Preceding 800 years opposition

SoleSurvivor
Guest
SoleSurvivor

“WW2…………..best not comment, 74 landed on D Day” In fact maybe it’s best to comment as oppose to rewriting history. France lost over 60,000 men in the battle of France, they went down fighting well after Dunkirk (which would not of been possible if it wasn’t for French blood) Then even with the risk of vicious reprisals, under NAZI occupation they formed one of the largest, bravest resistances in the war, over a quarter of a million civilians were honoured after the war for playing a part in the resistance. Plan vert, tortue, violet, bleu, rouge were just some of… Read more »

Lee1
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Lee1

As others have pointed out. There were plenty of French soldiers fighting during the landings and beyond and countless brave people lost on the French side during the war in general. If it was not for the French Resistance it would have been far more difficult for all of us. Yes some French people decided to side with the Nazis but don’t label them all with this as there were plenty that fought bravely.

Rokuth
Guest
Rokuth

The French have had an on-going presence in the Pacific. Their navy visit and support British governed islands in the Pacific in addition to their own. It is only in the past couple of years has there been a Royal Navy footprint in the Pacific.

It is a reciprocity of aid between the two countries, helping in where one has a lesser capability. It may not be well publicised, but it’s there.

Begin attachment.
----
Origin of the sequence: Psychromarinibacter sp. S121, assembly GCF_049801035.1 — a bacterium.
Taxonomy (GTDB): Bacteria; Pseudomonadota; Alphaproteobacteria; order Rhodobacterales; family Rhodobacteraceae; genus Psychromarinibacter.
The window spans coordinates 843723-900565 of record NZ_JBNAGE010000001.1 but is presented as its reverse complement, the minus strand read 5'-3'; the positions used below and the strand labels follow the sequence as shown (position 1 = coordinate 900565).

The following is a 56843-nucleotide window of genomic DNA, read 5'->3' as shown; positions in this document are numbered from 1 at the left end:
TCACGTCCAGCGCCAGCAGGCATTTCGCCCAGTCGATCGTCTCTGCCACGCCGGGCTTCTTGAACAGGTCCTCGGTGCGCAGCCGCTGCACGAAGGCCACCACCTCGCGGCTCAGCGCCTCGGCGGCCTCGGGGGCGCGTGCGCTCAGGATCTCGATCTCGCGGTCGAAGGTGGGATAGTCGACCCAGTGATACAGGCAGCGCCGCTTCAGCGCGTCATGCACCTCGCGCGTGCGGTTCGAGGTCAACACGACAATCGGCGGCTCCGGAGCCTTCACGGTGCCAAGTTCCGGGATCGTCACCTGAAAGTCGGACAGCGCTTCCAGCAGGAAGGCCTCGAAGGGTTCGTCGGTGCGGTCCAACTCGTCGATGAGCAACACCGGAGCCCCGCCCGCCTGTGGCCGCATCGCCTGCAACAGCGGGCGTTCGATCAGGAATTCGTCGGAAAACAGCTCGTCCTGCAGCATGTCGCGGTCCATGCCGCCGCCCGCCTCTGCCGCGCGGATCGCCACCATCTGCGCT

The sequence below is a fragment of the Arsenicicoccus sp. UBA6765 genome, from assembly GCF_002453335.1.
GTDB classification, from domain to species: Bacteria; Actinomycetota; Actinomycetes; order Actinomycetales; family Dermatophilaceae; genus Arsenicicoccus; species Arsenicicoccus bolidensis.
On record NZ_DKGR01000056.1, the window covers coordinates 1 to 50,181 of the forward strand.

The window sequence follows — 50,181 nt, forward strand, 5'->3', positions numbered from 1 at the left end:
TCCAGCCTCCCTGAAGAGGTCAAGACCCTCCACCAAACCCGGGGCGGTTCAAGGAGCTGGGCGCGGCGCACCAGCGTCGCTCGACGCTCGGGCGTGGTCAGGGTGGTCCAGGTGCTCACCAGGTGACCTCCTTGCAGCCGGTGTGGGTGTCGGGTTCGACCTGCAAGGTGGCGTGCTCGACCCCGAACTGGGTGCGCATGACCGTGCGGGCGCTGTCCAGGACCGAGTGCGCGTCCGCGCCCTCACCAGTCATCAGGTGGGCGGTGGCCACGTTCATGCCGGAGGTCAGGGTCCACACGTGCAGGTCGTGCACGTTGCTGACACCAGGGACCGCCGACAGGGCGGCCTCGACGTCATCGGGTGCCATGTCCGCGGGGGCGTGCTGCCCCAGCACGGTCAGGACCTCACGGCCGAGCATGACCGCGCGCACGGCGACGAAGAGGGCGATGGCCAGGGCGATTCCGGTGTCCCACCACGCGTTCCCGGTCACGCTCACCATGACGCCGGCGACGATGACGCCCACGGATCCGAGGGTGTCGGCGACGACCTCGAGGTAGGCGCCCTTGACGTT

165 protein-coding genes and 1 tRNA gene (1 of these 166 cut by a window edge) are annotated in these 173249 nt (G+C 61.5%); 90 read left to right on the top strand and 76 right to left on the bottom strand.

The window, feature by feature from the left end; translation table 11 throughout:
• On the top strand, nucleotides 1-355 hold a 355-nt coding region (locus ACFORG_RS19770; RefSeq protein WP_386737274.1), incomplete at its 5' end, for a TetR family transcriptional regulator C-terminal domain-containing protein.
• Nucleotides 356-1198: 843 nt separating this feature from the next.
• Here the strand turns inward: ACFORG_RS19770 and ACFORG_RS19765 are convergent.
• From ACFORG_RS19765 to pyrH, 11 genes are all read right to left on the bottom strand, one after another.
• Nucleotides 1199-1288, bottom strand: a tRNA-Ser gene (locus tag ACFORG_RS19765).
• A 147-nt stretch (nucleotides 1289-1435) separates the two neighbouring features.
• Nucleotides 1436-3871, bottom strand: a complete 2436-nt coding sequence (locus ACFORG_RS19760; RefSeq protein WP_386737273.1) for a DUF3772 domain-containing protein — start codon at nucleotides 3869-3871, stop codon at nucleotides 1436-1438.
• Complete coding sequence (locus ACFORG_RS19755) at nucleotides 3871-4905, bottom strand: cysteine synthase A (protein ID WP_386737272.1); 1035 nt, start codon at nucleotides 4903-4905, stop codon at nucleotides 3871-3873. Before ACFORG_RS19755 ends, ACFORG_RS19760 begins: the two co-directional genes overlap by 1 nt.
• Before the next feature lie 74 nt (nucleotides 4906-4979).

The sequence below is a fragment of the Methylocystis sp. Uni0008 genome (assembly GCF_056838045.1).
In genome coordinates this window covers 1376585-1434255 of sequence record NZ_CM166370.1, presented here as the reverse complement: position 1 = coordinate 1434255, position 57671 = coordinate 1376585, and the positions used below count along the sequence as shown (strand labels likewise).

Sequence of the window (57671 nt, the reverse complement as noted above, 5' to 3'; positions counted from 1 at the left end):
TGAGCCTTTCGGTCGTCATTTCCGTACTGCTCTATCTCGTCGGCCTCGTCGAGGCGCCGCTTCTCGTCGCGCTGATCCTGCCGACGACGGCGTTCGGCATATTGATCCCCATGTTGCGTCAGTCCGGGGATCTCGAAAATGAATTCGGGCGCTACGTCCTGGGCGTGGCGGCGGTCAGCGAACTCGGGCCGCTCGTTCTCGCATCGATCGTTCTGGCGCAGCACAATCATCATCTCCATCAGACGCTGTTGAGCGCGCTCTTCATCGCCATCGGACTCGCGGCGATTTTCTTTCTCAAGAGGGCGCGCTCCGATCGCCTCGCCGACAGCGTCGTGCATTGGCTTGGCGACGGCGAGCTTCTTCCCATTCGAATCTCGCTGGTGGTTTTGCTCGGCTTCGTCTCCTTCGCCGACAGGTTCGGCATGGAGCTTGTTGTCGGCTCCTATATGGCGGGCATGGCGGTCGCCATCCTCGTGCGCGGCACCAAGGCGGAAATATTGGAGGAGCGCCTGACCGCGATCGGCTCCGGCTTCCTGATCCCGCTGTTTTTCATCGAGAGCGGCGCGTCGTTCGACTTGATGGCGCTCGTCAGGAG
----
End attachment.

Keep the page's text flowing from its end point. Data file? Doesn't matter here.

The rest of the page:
John Clark
Guest
John Clark

Two posts in and we hit the BREXT jackpot!
Second out. ding, ding!

BREXIT aside, France and the UK are the only European military powers of note with complimentary capabilities in many areas.

If we can assist the French smashing the Islamist extremists, then why not.

DaveyB
Guest
DaveyB

What the report doesn’t say, is that this is a multi-national effort, although French led. The Canadians along with us are providing Chinook support. We are also providing heavy lift air transport to France with A400M and C17, which again is not mentioned. There is even a contingent of Chinese troops in Mali, who although have not been conducting specific counter-terrorism patrols are using it as a training environment. I’m pretty sure it won’t be long until Reaper is pulled away from Syria/Iraq to Mali as its an ideal environment for a close air support aircraft with no direct ground… Read more »

Cam Hunter
Guest
Cam Hunter